We’re Here, We’re Queer…and We’re Not White

Just finished a fabulous article by The Guardian‘s Yuvraj Joshi on the pros and cons of adopting a “Western” approach to same-sex relationships. brought me back to my “Gender, Sexuality & the South Asian Disapora” class from last semester (hands down one of the best courses at UNC…too bad they don’t offer it regularly).

In any event…the points Joshi makes are relevant to any community of color. In a world where “gay” overwhelmingly reads “white” in mainstream society, how do queers of color fit into the picture? Do we demand to be let into the niche that the white LGBTIQ community has created for itself, or do we form our own? How do we represent both “Third World” and queer identities, without letting one subsume the other?

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2 thoughts on “We’re Here, We’re Queer…and We’re Not White

  1. I can only answer from my personal perspective, but I’ve never been much of a fan of “niching” people. I feel that we’re defined by our conscious thoughts and actions, not by labels that we choose to apply to ourselves or others. It seems almost dehumanizing to categorize people based on socially defined variables.

    Maybe I feel that way because I fit into too many (or too few) social groups. Depending on who you ask, I’m a prep, nerd, radical, moderate, serious, or silly. I’d like to think I’m all of those things (or none of them).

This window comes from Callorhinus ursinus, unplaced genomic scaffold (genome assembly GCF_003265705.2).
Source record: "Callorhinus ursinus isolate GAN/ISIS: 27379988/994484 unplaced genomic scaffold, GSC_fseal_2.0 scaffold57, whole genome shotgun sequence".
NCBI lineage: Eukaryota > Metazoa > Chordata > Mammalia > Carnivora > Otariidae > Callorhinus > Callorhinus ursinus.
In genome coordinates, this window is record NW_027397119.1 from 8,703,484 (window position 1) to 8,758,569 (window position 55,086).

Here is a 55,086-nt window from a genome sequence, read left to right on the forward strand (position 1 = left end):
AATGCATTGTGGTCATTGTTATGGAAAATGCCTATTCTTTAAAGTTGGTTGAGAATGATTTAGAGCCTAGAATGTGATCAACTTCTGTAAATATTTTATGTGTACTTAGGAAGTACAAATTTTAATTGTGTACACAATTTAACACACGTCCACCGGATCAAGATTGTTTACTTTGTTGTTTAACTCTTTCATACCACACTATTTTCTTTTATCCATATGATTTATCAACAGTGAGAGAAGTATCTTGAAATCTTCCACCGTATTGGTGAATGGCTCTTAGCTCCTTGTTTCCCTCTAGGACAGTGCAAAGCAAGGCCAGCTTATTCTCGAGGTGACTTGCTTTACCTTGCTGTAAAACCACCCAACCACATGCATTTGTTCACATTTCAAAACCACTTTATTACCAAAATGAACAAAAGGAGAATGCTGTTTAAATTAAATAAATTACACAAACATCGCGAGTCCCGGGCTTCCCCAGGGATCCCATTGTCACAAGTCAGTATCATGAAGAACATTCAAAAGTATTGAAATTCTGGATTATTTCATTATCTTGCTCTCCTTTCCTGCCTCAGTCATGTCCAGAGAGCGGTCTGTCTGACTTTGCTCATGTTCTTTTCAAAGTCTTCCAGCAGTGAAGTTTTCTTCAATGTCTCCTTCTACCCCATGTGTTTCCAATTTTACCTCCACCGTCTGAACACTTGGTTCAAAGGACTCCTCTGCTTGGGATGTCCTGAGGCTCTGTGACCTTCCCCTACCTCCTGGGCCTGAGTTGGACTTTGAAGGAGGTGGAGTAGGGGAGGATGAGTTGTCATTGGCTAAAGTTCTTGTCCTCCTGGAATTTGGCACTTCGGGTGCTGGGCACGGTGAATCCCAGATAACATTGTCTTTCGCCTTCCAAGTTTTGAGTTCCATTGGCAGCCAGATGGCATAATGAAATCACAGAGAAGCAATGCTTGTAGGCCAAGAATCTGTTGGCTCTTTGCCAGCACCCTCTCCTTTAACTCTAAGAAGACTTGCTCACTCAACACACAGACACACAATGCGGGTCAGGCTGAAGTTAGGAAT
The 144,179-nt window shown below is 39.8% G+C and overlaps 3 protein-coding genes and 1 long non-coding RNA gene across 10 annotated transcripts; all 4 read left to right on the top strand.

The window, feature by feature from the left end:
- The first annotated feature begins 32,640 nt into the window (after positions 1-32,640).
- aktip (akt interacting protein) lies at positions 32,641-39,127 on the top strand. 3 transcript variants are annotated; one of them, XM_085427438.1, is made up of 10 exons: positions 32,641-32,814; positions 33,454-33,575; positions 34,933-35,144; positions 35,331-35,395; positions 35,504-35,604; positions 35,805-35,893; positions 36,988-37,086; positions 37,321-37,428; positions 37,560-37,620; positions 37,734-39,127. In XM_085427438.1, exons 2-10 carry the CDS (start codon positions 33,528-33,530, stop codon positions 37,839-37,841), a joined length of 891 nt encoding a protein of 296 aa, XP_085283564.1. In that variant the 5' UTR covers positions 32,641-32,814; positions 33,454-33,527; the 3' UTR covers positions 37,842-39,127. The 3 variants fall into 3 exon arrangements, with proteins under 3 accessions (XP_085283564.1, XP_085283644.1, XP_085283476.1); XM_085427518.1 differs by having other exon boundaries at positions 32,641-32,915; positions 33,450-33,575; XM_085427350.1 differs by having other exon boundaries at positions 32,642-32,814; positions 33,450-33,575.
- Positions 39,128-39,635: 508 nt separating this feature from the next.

2. Agreed. I have to say I personally agree with the bumper sticker I saw, reading “Labels are for cans, not people.”

    But that being said, if we don’t claim our identities (those infamous labels), how do we fight for our rights? If I closet myself as a bisexual, I am letting the queer community do the work for me–I am essentially abdicating my responsibility to fight for my own rights.

    However, if I closet myself as a queer of color, I am allowing the fight for queer rights to be conducted entirely around white issues, entirely within a white context (white people who want LGBTIQ rights versus white people who don’t). The issues that face queers of colors are in some ways the same as those that face white queers, but in many ways they are different…just as issues facing any two different groups ( or any two different individuals) are.

    Does this help clarify at all?

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